- Don’t swim at dusk, dawn or during the night
- Don’t swim where fish are being cleaned or near schools of fish
- Avoid swimming near where people are fishing
- Don’t swim with your dogs or other domestic animals
- Always be aware in estuaries, rivers, creeks, canals and streams close to the ocean
Shark Reporting: Any shark sightings should be reported to police on 000, or to the lifeguards if close by, advising if possible the exact location and type/size of shark also.
Risks to travellers - Crocodiles
Crocodiles are able to stay for long periods underwater, their mottled colouring and stillness allowing them to remain unseen while watching and waiting for prey to appear. Their reflexes are lightning fast in the water but both species are slower on land. Attacks on humans are extremely rare when we follow the safety guidelines. The Qld Department of Environment and Heritage Protection estimates an average of 1 attack per year on humans, resulting in one death every 3 years. It is NEVER safe to swim in northern Australian crocodile habitat areas.
Crocodile attack prevention:
- Be aware of the signage in crocodile habitat areas, however bear in mind there may not always be warning notices
- Watch out for crocodiles in areas where they live – they will see you! And keep clear of their slide marks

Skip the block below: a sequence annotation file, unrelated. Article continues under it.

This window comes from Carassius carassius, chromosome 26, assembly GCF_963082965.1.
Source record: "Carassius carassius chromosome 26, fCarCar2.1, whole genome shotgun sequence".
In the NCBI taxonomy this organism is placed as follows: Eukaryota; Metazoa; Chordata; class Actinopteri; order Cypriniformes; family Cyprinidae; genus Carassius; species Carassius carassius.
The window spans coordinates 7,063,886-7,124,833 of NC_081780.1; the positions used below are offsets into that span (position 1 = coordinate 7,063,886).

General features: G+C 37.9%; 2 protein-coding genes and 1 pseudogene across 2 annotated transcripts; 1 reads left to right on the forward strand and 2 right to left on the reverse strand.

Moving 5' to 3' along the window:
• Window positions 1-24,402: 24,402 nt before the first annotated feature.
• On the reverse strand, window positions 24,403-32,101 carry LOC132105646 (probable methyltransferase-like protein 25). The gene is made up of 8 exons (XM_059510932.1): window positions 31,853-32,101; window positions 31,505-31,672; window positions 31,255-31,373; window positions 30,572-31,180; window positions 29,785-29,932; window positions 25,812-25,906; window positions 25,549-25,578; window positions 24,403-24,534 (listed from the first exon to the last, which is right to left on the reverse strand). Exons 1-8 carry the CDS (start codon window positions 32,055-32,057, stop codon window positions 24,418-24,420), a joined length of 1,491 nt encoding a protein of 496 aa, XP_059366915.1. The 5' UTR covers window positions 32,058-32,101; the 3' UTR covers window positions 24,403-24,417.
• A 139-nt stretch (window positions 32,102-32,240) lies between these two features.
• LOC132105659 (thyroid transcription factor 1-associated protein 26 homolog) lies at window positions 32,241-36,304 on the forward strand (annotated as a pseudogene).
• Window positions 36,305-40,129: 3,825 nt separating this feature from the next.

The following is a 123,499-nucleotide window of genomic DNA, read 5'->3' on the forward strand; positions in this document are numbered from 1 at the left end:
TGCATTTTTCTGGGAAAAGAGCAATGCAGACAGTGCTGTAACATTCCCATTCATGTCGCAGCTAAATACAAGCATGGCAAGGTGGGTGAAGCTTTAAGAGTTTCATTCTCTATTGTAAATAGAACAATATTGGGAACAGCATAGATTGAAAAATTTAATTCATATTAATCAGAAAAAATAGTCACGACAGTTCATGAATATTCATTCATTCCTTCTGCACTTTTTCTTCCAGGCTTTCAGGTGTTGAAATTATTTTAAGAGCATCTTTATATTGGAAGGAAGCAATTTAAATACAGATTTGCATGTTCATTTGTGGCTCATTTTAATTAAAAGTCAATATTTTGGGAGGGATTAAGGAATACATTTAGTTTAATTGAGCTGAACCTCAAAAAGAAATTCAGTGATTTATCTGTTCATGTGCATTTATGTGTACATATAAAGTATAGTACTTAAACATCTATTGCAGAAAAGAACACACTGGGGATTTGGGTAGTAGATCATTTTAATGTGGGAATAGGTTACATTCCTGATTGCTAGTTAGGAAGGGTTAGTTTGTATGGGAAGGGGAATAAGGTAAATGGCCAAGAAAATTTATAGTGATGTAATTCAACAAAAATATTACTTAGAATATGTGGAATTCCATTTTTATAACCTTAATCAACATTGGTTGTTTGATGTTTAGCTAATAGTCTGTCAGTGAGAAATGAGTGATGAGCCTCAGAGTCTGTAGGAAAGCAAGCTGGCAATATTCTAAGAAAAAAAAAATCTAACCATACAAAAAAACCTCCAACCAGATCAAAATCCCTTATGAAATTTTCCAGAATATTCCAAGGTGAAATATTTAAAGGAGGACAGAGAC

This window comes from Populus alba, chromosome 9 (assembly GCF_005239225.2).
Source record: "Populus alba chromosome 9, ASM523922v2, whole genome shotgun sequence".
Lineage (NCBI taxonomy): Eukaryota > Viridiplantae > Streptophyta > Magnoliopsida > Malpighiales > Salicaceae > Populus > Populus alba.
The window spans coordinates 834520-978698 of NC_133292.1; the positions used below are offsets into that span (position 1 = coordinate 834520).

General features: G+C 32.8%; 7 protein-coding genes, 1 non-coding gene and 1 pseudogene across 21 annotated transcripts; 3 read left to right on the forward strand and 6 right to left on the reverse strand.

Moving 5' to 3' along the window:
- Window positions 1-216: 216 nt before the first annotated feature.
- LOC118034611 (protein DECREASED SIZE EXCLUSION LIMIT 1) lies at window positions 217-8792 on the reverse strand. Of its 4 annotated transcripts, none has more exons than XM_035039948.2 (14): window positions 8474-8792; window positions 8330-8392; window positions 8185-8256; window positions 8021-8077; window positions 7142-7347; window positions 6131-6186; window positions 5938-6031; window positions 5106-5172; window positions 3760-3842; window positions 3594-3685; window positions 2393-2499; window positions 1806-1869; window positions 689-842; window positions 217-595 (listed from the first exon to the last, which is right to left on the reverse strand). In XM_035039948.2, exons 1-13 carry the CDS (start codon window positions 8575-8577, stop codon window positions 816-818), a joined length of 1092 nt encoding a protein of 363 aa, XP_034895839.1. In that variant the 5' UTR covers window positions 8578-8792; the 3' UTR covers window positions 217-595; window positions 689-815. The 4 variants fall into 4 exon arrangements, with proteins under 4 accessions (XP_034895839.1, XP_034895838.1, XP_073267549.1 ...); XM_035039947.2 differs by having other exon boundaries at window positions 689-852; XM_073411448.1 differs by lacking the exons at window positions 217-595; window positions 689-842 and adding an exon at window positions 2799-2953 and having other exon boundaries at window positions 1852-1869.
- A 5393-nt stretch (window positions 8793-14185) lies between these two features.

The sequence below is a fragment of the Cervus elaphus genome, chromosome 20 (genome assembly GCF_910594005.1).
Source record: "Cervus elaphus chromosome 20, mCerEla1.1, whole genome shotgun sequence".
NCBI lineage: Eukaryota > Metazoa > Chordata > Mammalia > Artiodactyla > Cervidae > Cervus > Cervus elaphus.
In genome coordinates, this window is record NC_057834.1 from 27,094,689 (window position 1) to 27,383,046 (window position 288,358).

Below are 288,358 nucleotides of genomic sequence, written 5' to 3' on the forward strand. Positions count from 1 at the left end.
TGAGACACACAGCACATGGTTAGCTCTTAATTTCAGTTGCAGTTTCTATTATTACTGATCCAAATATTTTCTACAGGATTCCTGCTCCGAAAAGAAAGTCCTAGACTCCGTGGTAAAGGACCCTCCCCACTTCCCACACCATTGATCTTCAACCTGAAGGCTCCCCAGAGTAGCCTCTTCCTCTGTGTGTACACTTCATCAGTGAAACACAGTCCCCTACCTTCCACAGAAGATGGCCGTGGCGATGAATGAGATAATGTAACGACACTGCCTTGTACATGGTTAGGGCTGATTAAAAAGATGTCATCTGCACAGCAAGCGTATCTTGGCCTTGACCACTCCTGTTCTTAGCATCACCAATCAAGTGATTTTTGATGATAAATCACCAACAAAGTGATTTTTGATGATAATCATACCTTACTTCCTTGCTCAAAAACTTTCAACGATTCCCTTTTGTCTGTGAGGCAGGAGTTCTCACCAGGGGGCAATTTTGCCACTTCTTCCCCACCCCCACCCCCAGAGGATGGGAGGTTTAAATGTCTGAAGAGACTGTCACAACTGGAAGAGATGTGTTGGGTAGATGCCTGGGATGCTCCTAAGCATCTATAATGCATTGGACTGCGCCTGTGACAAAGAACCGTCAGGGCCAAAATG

- Keep a safe distance from the water’s edge - at least 5 metres during activities and at least 50 metres for camping
- Dispose of food scraps responsibly (don’t leave around your camp site or boat ramp)
- Don’t feed crocodiles (it is illegal and associates humans with food), also don’t goad or harass them
- Bear in mind that crocodiles are most active from dusk until dawn
- Keep pets away from the water’s edge
- Beware after heavy rains and high tides when the reptiles may reach higher ground or more inland areas
- If you’re in a boat, it needs to be of a substantial size i.e. not small, as in kayaks or canoes, and keep all body parts (limbs, hands, head) inside the craft
- September to April is a particularly hazardous period – estuarine females are very aggressive as they defend their nests
- Use common sense
Crocodile Reporting: All crocodile sightings in Qld should be reported to the relevant State’s Environmental Management Service. In the Northern Territory, only report to the Parks and Wildlife Commission those that you find in designated safe swimming zones or in managed areas from where the reptiles have been cleared.
In summary, avoid close contact with either creature at all costs and in case of even a minor exposure, seek medical advice as any wound is likely to become infected.
Queensland Government: https://environment.des.qld.gov.au/wildlife/animals/living-with/crocodiles/croc-wise
Surf Life Saving Queensland: https://www.lifesaving.com.au
Taronga Conservation Society: https://taronga.org.au/conservation-and-science/australian-shark-attack-file
Australian Bureau of Statistics: https://www.abs.gov.au/AUSSTATS/abs@.nsf/Web+Pages/Population+Clock?opendocument&ref=HPKI
If a croc bite doesn’t get you, infection will: https://theconversation.com/if-a-croc-bite-doesnt-get-you-infection-will-76308